Explained | Will the war in Ukraine shake Indian banks?

Could a distant war have a domino effect on Indian lenders? What are some of the challenges?

Could a distant war have a domino effect on Indian lenders? What are some of the challenges?

The story so far: Earlier this week, S&P Global predicted Indian banks would face “headwinds” due to fallout from the Russia-Ukraine conflict. The rating agency reported rising inflation and “stress” from borrowers that could affect companies’ ability to repay their loans in full.

How does a war in Eastern Europe affect India?

The war impacted the production and circulation of a wide range of raw materials and commodities. Ukraine, for example, is the main source of imported sunflower oil in India. Supplies have naturally been hit and are expected to drive up retail edible oil prices further.

The conflict has also forced Ukraine to shut down two neon factories that account for around 50% of the world’s supply needed to manufacture semiconductors. As semiconductors become scarce, user industries suffer. Already, the global shortage of chips has led to the waiting period for the delivery of new high-end cars in India being extended by several months. And with major automakers reporting lower sales for January and February, the earnings outlook for these companies and their component suppliers appears to be significantly clouded. The domino effect on automotive supply chains and other industries could hurt the ability of businesses, especially small and medium-sized businesses, to fully repay their loans.

What other factors can affect a company’s ability to repay its loans?

Oil has been boiling since Russia invaded Ukraine on February 24. After climbing to $139 a barrel — near all-time highs — Brent prices were at $106 a barrel on Friday. As India’s state-run oil marketing companies are sure to raise retail gasoline and diesel prices sooner rather than later, rising transportation costs can only trickle down to prices. goods, from agricultural products to raw materials for factories and finished goods destined for store shelves, thus accelerating inflation at all levels.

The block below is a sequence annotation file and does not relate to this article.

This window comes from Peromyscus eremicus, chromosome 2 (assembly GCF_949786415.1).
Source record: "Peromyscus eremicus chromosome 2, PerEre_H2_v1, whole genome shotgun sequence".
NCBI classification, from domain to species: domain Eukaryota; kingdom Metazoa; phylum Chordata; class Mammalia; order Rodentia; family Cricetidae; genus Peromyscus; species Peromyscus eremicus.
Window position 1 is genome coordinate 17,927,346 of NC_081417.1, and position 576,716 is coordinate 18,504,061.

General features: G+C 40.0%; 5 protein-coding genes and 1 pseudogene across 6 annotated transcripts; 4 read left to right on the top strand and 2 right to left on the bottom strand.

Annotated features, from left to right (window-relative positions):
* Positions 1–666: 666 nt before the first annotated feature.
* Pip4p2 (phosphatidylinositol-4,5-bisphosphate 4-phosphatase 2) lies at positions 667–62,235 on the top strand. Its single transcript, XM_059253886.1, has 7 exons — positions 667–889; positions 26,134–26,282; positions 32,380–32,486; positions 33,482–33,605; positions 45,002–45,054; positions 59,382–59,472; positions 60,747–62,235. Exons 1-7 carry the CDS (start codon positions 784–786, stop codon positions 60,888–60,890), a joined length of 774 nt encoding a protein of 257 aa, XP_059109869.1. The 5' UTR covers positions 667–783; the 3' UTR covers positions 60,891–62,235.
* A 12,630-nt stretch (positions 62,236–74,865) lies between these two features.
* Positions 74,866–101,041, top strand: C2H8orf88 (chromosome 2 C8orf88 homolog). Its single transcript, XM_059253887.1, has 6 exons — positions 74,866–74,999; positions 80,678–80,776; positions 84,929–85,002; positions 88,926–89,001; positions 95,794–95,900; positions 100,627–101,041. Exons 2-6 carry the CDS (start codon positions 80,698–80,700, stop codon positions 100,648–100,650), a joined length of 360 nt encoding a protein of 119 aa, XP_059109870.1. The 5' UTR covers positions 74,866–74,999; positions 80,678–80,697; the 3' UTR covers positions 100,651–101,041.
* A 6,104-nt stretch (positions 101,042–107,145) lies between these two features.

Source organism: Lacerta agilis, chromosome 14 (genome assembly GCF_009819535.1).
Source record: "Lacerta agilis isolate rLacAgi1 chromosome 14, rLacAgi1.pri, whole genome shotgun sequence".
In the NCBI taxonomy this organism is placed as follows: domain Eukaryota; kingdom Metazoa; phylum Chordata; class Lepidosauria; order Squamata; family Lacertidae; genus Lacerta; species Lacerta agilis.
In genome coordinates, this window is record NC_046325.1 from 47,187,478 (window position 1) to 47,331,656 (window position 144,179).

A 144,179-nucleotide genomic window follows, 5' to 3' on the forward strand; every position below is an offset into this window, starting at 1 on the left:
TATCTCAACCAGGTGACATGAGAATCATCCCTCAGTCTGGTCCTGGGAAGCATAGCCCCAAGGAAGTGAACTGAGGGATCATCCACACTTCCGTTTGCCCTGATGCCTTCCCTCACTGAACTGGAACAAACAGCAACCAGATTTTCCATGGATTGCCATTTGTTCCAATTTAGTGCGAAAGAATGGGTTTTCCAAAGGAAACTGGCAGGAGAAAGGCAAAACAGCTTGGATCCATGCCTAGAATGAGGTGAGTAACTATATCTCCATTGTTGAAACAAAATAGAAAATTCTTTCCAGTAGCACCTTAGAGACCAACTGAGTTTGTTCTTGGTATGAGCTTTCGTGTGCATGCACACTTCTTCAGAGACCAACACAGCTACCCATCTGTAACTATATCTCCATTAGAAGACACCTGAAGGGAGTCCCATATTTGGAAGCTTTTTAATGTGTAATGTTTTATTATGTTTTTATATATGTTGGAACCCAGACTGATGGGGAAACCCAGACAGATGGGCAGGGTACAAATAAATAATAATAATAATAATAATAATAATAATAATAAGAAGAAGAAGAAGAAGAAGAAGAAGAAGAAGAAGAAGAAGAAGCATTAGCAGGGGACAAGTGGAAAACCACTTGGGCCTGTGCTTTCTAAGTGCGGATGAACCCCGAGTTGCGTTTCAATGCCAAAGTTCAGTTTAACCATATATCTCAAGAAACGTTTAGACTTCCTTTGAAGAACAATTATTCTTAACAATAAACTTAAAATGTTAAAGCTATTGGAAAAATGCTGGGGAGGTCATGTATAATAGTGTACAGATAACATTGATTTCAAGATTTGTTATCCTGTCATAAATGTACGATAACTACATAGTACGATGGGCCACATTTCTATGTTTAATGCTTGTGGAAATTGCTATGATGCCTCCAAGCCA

Higher input costs for manufacturers and service providers would put them in a difficult situation, as they would have to choose between passing on price increases to consumers – thus risking already tenuous demand – and hurting their profitability further. they choose to absorb the impact. Here again, small businesses, the most dependent on bank credit, will inevitably be the hardest hit. If the war in Europe drags on, Indian banks could find themselves facing delays in loan repayments or even having to write them off as “bad”.

Furthermore, with the dollar benefiting from a global flight to less risky assets, as well as the start of calibrated monetary tightening by the US Federal Reserve to contain inflation from a 40-year high in the world’s largest economy. world, the rupee is expected to weaken against the US currency. With the impact of the exchange rate, importers would have to shell out more rupees for the same dollar value of imports than before. Unless demand expands, allowing them to sell more volume, a weaker local currency eats away at their profits, leaving them with less cash available to service loans.

Official data from February shows that overall imports of goods are growing faster than exports from a year earlier, widening the current account deficit (CAD). The widening CAD is likely to further weaken the rupee to 77.5 per dollar by March 2023 from 75, Crisil Ratings said on March 17.

Rising inflation, which is already just beyond the RBI’s 6% upper tolerance limit, could push the central bank to raise benchmark interest rates. This means that more interest will have to be paid by companies which would likely face the prospect of less profit.

Earlier this month, India Ratings said rising commodity prices could lead to a tight working capital cycle for small and medium-sized enterprises (SMEs), weakening their ability to service debt.

Why is the situation particularly worrying for Indian banks?

Indian lenders were already struggling to deal with a surplus of non-performing assets or bad debts even before the pandemic severely damaged overall economic momentum.

In its December 2021 Financial Stability Report, the RBI warned that from a gross non-performing asset ratio of 6.9% in September 2021, commercial banks risk seeing the metric rise to 8.1% in a baseline scenario, and eventually rise to 9.5. % under “severe stress” by September 2022.

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